Leaving out the voltage source causes the 15 Ω resistor to be the one that generates the most heat.

18. Oct 13, 2015

### epenguin

I say that's what you'll always get. Can you show me a way, a condition, to get any other result from this circuit?

19. Oct 13, 2015

### BvU

Leave in the voltage source and the 5 ohm resistor dissipates the most power.

20. Oct 13, 2015

### donpacino

are you saying the 15 ohm resistor generates the most heat???

P=IV=V*V/R=I*I*R

using those equations you can clearly see that the 5 ohm resistor will dissipate the most heat.

you can't 'leave out' the voltage source you can only ZERO it for use in superposition analysis.

21. Oct 13, 2015

### epenguin

OK I have not been paying close enough attention.

Isn't there trouble because we have been given a physically impossible situation? You cannot have the 10 V and 1 A shown in the illustration at the same time.

I had just been looking at currents and you at voltages. Can we declare a draw?

Last edited: Oct 13, 2015
22. Oct 13, 2015

### CWatters

Yes you can.

23. Oct 14, 2015

### BvU

Dear CW, please be careful. I got cautioned and my post deported to the black hole for a less explicit account ! PF rules - when taken strictly - don't allow posting full solutions.

I still consider that a bridge crossed a long time ago already and by now this thread is a private/public learning experience for ep, which is just fine
(for a simple reason: I had the very same experience as ep - and to some extent Paul also - while trying to sort out how to look at this exercise in the proper way. gneill #7 was an eye opener or rather a fog lifter to show the easiest way right through. And it sort of rekindles my interest in more challenging circuit analysis exercises - if I only had time)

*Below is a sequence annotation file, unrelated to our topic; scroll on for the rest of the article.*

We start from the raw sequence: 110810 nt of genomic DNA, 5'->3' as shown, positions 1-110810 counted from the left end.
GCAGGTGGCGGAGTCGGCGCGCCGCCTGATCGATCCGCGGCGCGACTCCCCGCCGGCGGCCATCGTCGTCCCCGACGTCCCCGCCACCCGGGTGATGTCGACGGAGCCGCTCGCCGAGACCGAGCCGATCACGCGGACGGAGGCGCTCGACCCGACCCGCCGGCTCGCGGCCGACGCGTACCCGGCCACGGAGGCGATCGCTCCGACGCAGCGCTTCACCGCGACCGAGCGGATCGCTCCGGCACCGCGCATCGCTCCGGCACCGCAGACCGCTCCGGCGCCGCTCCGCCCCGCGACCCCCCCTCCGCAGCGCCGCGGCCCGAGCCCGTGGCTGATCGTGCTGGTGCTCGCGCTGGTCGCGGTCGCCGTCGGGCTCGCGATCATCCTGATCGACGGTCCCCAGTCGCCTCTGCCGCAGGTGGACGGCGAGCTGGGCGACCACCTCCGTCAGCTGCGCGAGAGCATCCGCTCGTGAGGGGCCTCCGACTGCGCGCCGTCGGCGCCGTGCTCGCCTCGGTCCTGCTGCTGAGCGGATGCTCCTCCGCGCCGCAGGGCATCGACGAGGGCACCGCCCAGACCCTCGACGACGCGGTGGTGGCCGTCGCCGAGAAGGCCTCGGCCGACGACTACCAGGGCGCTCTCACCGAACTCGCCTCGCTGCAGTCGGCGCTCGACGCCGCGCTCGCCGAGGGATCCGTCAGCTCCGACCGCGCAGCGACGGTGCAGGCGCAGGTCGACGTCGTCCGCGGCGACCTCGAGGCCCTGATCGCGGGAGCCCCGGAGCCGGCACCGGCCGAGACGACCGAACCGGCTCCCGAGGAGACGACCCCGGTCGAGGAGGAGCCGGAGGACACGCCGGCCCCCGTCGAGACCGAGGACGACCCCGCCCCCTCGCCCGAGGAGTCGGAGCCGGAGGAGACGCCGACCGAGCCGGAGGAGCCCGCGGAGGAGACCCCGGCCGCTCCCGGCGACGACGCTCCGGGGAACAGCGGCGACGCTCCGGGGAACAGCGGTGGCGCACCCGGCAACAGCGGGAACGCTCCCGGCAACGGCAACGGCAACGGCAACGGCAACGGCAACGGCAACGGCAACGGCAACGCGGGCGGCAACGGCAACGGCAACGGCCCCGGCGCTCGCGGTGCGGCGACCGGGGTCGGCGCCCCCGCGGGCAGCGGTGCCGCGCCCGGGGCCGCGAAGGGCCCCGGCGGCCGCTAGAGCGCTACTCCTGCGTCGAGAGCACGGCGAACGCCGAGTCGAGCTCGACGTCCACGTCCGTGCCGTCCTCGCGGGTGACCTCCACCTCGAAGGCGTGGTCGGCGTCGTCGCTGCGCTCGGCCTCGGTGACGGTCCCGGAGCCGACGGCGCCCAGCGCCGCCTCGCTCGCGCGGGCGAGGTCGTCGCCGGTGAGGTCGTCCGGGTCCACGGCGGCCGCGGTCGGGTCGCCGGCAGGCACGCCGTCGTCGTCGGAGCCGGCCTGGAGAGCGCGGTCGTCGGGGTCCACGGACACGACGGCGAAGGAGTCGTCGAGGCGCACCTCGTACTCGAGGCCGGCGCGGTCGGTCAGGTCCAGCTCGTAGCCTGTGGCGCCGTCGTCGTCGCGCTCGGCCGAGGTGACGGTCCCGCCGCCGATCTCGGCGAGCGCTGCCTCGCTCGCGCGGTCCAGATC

So: ep, you happy and in control now ?

24. Oct 14, 2015

### CWatters

25. Oct 14, 2015

### epenguin

Yes some learning experience, apologies if necessary, distractions or a speck of dust had surrounded my brain and for some reason I was considering the left side of the circuit as a capacitor or something essentially not there. Some things carry on through threads and one of a few days ago about how it is inaccurate to say "currents follow path of least resistance" had been working, so to say "the smallest resistance heats the most" is inaccurate if you have two parallel resistors that feed into a resistor in series with them. But that is in the case the same current flows through the parallel pair as through one in series with it. I think that holds up though no doubt obvious and familiar to you. In our case though it is not the same current through two sections, it does have somewhere else to go after the parallel pair.

The reason I thought them incompatible and still do not understand how they can be compatible is that if 1 A flows in the right hand branch there is a total voltage drop of 25 V over the 25 Ω resistance between the points where it joins the rest of the circuit whereas looking at the left had side the voltage drop between the same points is supposed to be 10 V. Can you explain this?